Kids investigate marine environment

Kids investigate marine environment - A group of people standing next to a body of water - Leisure

After the dry run in the classroom, students from Stanley Switlik Elmentary took their new skills to Curry Hammock State Park on Grassy Key. Specifically, they were there to use the quadrats and practice their observation and communication skills.

Quadrats are PVC pipes one square meter in area, dissected by string into nine sections. At the beach, the kids practiced with them in land, and in the water, to measure the types and number of marine animals.

Of course, it was very different from the classroom exercise.

“Whoa, a fish!” said a fifth grade student, losing focus and searching the knee-deep water behind him.

“It takes a lot of communication,” said teacher Stacey Couch. “One student uses the viewing bucket, another holds the laminated key, and another is recording the data. They need to use all the science techniques they’ve learned in class.”

The program — classroom instruction, a field investigation at Curry Hammock, and visit to Dolphin Research Center is in it’s third year. According to DRC’s Mary Stella, the partnership between the center and school is a success.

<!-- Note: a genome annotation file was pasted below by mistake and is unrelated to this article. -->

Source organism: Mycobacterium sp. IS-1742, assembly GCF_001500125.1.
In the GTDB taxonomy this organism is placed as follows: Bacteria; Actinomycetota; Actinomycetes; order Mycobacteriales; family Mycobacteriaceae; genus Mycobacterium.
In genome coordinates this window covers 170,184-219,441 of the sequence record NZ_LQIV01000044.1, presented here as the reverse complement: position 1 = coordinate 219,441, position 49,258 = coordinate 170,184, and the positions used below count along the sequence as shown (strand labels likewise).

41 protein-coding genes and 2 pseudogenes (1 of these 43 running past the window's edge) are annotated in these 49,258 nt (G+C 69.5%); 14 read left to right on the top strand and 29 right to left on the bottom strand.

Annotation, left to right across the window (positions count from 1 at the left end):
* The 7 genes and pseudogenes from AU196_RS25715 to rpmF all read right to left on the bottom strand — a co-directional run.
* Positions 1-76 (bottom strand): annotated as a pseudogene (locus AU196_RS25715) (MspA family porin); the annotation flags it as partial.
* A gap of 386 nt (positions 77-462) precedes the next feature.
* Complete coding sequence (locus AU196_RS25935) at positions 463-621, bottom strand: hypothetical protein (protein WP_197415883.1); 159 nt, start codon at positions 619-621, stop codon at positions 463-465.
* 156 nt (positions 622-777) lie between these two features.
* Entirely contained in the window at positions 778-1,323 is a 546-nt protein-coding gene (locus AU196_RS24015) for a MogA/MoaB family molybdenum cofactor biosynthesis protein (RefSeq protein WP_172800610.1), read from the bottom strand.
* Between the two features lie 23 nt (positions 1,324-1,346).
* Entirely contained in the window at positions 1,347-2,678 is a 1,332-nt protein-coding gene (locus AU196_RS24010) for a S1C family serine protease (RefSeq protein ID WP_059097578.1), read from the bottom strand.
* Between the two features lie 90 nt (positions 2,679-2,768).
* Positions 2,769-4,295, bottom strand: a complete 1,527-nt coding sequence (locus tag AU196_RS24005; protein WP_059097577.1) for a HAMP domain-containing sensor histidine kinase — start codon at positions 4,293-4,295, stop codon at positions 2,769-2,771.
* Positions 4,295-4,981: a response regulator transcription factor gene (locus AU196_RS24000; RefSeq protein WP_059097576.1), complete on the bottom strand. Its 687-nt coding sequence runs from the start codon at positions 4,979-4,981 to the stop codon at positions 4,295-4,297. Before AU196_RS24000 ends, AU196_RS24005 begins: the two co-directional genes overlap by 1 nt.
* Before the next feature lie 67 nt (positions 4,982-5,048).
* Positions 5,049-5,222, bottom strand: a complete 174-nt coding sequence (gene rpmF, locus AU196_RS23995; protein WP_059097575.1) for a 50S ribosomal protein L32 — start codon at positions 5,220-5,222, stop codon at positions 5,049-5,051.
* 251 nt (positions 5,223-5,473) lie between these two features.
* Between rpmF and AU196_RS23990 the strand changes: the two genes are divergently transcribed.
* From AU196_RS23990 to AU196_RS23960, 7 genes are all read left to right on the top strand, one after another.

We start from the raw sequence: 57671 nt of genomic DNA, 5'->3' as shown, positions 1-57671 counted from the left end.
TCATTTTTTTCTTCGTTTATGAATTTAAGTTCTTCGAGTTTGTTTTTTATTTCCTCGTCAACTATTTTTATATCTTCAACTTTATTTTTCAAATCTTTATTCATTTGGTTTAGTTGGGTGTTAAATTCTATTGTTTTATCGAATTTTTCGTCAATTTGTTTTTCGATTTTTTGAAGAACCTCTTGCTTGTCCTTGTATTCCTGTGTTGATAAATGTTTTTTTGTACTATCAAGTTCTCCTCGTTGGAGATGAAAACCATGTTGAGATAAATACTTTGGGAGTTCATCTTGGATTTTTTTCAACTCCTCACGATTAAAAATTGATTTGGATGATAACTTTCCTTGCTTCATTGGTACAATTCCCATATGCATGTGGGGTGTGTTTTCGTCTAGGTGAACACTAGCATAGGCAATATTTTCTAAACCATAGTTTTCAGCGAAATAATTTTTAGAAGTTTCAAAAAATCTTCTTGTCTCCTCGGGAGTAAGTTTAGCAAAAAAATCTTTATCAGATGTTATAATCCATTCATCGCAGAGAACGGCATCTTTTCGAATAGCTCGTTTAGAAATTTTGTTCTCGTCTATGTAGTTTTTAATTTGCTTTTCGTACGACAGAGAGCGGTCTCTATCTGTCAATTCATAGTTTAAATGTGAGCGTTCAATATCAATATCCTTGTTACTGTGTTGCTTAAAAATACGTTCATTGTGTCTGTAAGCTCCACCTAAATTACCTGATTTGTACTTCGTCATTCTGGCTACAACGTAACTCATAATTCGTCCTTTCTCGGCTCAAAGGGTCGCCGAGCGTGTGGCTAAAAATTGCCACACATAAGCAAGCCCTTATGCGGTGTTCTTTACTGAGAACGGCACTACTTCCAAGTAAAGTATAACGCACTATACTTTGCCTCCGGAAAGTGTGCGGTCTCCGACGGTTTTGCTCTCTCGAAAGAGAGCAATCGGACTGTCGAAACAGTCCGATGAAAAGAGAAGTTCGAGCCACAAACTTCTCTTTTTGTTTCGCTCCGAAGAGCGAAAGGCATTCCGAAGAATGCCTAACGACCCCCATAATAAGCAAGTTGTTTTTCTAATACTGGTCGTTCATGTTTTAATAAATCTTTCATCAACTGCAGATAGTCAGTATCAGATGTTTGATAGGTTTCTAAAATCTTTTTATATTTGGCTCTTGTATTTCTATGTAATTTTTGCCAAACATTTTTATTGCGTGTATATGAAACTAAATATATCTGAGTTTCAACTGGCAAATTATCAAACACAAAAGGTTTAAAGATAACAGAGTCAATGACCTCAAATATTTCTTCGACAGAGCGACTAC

“It’s a very cool, mission-based plan. We’re educating people about marine science, local Keys environment and marine animals,” Stella said. “And it’s unique in that all 31 classes, kindergarten through fifth grade, participate.”

On Tuesday, the kids were viewing buckets, clipboards and a “key” to record the type of objects found on the data sheet. The laminated sheet has a photo of a pointed cone shell next to an arrow, a photo of a horn-shaped shell next to a rectangle with one pointed end, etc.

Of course, just being outside raises a lot of real-world questions. One student was overheard talking about flesh-eating bacteria while another was alarmed the quadrant in the water was floating across the seabed bottom, skewing the recorded data. Others were busy making connections between classroom learning and the field investigation.

“They go out, knowing that this is a science-based experience. But then they realize they are working with fractions to record the data. They say, ‘That’s math!’” said Couch. “’Mmm, hmm,’ we say, ‘scientists use graphs, scientists use math.’”

If you would like to have the Weekly delivered to your mailbox or inbox along with our daily news blast, please subscribe here.

Sara Matthis thinks community journalism is important, but not serious; likes weird and wonderful children (she has two); and occasionally tortures herself with sprint-distance triathlons, but only if she has a good chance of beating her sister.